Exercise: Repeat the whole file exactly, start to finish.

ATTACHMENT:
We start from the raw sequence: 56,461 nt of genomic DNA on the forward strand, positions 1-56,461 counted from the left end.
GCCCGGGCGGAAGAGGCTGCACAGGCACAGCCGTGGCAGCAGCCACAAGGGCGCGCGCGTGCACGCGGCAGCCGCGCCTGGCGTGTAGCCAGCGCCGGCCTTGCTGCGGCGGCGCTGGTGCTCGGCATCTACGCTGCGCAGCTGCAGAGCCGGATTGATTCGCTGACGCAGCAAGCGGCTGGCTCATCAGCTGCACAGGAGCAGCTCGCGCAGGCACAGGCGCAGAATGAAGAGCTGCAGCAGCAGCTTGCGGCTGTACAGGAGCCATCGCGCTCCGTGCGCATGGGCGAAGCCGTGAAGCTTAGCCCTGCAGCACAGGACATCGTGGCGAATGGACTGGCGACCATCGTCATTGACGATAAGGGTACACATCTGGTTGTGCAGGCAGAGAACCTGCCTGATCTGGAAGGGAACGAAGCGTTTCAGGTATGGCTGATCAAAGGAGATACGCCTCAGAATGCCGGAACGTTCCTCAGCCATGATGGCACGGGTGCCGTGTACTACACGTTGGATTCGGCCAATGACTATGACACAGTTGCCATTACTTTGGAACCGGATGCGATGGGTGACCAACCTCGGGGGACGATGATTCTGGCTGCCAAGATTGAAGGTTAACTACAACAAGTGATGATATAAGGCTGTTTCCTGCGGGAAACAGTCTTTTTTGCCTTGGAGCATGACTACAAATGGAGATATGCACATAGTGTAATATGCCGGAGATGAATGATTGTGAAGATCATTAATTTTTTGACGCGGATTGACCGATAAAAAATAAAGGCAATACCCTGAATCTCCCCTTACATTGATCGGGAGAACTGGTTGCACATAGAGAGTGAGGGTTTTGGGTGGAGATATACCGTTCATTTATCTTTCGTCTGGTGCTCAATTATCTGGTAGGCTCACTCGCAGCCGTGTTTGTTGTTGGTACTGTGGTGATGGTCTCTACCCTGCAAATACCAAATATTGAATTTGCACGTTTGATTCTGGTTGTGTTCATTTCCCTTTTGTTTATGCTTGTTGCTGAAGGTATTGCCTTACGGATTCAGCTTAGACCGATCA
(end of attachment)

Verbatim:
We start from the raw sequence: 56,461 nt of genomic DNA on the forward strand, positions 1-56,461 counted from the left end.
GCCCGGGCGGAAGAGGCTGCACAGGCACAGCCGTGGCAGCAGCCACAAGGGCGCGCGCGTGCACGCGGCAGCCGCGCCTGGCGTGTAGCCAGCGCCGGCCTTGCTGCGGCGGCGCTGGTGCTCGGCATCTACGCTGCGCAGCTGCAGAGCCGGATTGATTCGCTGACGCAGCAAGCGGCTGGCTCATCAGCTGCACAGGAGCAGCTCGCGCAGGCACAGGCGCAGAATGAAGAGCTGCAGCAGCAGCTTGCGGCTGTACAGGAGCCATCGCGCTCCGTGCGCATGGGCGAAGCCGTGAAGCTTAGCCCTGCAGCACAGGACATCGTGGCGAATGGACTGGCGACCATCGTCATTGACGATAAGGGTACACATCTGGTTGTGCAGGCAGAGAACCTGCCTGATCTGGAAGGGAACGAAGCGTTTCAGGTATGGCTGATCAAAGGAGATACGCCTCAGAATGCCGGAACGTTCCTCAGCCATGATGGCACGGGTGCCGTGTACTACACGTTGGATTCGGCCAATGACTATGACACAGTTGCCATTACTTTGGAACCGGATGCGATGGGTGACCAACCTCGGGGGACGATGATTCTGGCTGCCAAGATTGAAGGTTAACTACAACAAGTGATGATATAAGGCTGTTTCCTGCGGGAAACAGTCTTTTTTGCCTTGGAGCATGACTACAAATGGAGATATGCACATAGTGTAATATGCCGGAGATGAATGATTGTGAAGATCATTAATTTTTTGACGCGGATTGACCGATAAAAAATAAAGGCAATACCCTGAATCTCCCCTTACATTGATCGGGAGAACTGGTTGCACATAGAGAGTGAGGGTTTTGGGTGGAGATATACCGTTCATTTATCTTTCGTCTGGTGCTCAATTATCTGGTAGGCTCACTCGCAGCCGTGTTTGTTGTTGGTACTGTGGTGATGGTCTCTACCCTGCAAATACCAAATATTGAATTTGCACGTTTGATTCTGGTTGTGTTCATTTCCCTTTTGTTTATGCTTGTTGCTGAAGGTATTGCCTTACGGATTCAGCTTAGACCGATCA